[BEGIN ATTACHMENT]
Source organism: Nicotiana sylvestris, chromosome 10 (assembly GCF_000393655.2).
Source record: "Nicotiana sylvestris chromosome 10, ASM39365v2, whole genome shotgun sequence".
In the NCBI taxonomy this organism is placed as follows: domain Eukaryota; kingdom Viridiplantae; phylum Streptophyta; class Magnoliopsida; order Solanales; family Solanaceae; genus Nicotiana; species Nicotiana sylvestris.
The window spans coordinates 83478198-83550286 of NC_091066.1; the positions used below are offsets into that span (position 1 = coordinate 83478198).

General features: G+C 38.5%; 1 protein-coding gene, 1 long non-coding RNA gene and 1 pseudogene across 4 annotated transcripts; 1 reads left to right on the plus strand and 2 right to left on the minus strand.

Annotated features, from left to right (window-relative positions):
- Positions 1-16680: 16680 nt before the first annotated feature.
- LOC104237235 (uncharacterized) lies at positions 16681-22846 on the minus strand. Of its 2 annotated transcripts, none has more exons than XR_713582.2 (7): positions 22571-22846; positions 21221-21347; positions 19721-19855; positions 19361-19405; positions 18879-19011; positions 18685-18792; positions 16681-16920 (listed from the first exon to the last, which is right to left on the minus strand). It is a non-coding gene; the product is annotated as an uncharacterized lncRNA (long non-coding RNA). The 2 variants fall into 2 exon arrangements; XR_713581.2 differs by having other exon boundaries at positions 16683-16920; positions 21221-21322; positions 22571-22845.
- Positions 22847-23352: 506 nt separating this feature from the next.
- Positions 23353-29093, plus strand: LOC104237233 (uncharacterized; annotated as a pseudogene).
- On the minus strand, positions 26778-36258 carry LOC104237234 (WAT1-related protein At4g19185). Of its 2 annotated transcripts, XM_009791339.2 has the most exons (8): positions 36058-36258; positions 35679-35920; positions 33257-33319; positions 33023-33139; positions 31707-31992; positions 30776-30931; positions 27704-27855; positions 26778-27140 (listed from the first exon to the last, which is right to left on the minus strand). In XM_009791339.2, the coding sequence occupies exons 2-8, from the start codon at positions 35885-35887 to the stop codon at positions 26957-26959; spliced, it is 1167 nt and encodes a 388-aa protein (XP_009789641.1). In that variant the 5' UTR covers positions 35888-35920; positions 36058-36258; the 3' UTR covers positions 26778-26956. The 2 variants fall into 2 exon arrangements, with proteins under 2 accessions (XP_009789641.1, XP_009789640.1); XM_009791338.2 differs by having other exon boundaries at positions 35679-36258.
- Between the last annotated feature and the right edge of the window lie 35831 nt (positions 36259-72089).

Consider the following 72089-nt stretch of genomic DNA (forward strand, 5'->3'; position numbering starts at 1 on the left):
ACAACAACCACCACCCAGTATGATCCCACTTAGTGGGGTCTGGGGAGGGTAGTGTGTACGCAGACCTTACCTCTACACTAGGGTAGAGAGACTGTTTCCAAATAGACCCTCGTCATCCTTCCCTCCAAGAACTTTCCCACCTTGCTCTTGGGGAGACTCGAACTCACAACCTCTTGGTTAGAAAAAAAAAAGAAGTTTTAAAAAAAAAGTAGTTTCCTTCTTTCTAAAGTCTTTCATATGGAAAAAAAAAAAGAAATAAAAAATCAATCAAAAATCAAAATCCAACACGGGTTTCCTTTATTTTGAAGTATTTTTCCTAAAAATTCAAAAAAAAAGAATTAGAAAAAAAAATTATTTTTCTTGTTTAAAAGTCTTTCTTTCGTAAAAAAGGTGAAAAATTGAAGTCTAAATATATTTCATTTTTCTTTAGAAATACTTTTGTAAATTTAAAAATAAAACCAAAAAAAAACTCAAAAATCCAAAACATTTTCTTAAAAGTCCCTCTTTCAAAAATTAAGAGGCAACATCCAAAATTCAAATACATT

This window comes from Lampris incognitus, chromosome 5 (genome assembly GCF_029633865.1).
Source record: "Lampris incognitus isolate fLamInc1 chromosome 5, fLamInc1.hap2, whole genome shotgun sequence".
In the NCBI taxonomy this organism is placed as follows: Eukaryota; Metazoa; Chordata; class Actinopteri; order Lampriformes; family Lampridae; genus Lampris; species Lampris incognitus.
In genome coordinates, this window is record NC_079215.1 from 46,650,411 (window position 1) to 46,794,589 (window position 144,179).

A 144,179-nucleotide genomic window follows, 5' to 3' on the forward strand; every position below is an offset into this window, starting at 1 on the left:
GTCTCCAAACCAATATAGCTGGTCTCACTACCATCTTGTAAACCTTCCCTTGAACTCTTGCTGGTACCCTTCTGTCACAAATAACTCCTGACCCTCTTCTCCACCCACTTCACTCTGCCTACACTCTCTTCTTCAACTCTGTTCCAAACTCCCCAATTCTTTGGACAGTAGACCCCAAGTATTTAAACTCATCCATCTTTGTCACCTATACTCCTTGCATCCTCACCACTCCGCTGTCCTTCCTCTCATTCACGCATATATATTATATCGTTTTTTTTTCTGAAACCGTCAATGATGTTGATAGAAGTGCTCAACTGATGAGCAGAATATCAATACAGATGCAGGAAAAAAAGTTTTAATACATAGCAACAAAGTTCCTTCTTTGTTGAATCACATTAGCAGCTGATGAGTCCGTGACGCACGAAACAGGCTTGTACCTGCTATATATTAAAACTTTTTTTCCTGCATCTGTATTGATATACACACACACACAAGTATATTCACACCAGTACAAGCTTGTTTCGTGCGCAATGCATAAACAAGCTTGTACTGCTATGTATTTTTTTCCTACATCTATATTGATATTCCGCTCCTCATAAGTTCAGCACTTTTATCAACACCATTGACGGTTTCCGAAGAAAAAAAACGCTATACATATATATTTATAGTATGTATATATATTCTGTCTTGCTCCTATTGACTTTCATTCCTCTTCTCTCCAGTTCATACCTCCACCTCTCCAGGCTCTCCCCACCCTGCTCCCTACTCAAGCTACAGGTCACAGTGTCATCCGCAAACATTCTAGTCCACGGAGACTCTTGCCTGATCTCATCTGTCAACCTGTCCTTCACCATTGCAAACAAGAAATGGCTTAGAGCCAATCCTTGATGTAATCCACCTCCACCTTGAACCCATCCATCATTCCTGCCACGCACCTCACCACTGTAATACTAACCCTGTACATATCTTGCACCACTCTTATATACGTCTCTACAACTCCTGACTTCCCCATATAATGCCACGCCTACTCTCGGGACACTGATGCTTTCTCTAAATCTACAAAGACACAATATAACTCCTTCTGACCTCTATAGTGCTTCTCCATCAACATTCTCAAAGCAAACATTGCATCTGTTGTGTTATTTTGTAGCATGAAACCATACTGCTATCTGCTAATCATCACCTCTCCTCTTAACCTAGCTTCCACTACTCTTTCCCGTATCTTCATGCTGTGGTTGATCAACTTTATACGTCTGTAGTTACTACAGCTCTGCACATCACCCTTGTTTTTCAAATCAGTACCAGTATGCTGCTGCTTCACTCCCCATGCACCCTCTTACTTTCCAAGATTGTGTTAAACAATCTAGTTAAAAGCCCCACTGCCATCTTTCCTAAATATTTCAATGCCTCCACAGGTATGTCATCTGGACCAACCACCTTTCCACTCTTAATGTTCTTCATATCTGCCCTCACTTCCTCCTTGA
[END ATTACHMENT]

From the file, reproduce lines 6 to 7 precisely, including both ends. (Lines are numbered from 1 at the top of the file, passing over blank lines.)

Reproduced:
Annotated features, from left to right (window-relative positions):
- Positions 1-16680: 16680 nt before the first annotated feature.